Last updated on March 1st, 2018 at 05:11 am
Earlier this week I discussed the importance of finding your high value patients and crafting your practice around them.
Today, I’d like to talk about some simple ways you can sort and analyze your marketing and other business data to see what’s working for you – and where you might need to improve.
It might seem a little boring – but it shouldn’t. These data points can have $100,000 impacts on your business. No exaggeration. I’ll prove it in the numbers.
Working backwards from these numbers, you can begin to see which marketing efforts really are effective – and which ones might be bringing up the rear.
For simplicity’s sake, let’s break down measurable practice data into 3 basic categories:
Conversion: the success rate you have in taking leads from ALL of your sources and converting them to patients. That includes everything in this list and any other sources of leads you may have: Google AdWords, Email campaigns, social media, snail mail, newspaper, magazine, radio, tv, telephone.
Retention: the percentage of patients that stay with your practice from year to year.
Billing: the average amount of profit your practice receives per patient billing.
These three categories together can give you a very simplified version of what Marketing Directors and Chief Revenue Officers would call a “Return on Investment” (ROI) report.
Why is ROI important?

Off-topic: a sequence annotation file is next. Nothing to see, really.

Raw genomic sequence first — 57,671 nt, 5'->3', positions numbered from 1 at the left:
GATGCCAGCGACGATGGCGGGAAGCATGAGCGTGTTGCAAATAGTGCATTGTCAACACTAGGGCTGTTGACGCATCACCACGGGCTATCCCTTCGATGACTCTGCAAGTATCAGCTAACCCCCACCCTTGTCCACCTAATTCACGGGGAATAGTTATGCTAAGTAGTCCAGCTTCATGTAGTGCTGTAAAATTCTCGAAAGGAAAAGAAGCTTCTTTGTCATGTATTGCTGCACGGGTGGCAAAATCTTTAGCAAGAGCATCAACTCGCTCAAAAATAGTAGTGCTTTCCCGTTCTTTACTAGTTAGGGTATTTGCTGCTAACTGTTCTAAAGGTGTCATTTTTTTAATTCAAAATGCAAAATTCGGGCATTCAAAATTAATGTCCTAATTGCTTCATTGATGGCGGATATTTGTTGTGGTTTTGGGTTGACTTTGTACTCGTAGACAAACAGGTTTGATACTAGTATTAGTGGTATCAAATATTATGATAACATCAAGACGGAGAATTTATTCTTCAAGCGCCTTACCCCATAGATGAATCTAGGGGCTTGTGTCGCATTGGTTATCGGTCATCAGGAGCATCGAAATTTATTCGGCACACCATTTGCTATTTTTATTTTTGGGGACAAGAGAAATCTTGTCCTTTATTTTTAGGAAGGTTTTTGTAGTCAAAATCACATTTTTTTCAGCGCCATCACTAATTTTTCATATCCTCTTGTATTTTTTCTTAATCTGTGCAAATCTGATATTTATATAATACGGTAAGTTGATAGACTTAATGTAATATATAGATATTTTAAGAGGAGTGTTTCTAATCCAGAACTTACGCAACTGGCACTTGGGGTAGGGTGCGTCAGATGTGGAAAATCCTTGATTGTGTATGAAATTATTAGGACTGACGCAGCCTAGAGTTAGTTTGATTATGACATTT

According to the marketing firm, Hubspot, “[companies] who measure ROI are more than 12 times more likely to be generating a greater as opposed to lower year-over-year return.“
So, measuring and understanding ROI is one of the surest ways to become more profitable.
To prove it, let’s drill down into just ONE category of ROI – which could account for huge swings in your practice’s profitability over the long haul:
You might have a decent idea of your retention rate – but again, you might not realize how powerful of a data point it can be.
If you know what your average retention rate (r) is, you can estimate how long the average patient will stay with you.
The formula is: 1/(1-r) = average number of years a patient stays with your practice.
So if you have a 90% retention rate: 1/(1-0.9) = 10 years.
But if you have a retention rate of 95%, the average span extends to 20 years…
While at 80%, the span drops to 5 years.
Over the lifetime of the average patient that could mean hundreds of thousands of dollars – not even counting the cost of replenishing patients…
Retention rates differing by just a few percentage points above and below 90% can mean huge swings in your practice’s long term profitability.
So if you’re not sure what your retention rate is – or if you’re not sure how to get it, you might consider taking a closer look at your data.
The thing is, all 3 categories can make these kinds of profitability differences. If you don’t know where you stand, then you’re going to have a hard time fixing any big problems.
The Good News:
If you’re not sure where to start , or just want a frame of reference, we have ROI consultants who can help.
Just call (888)932-3644 to set up a consultation appointment.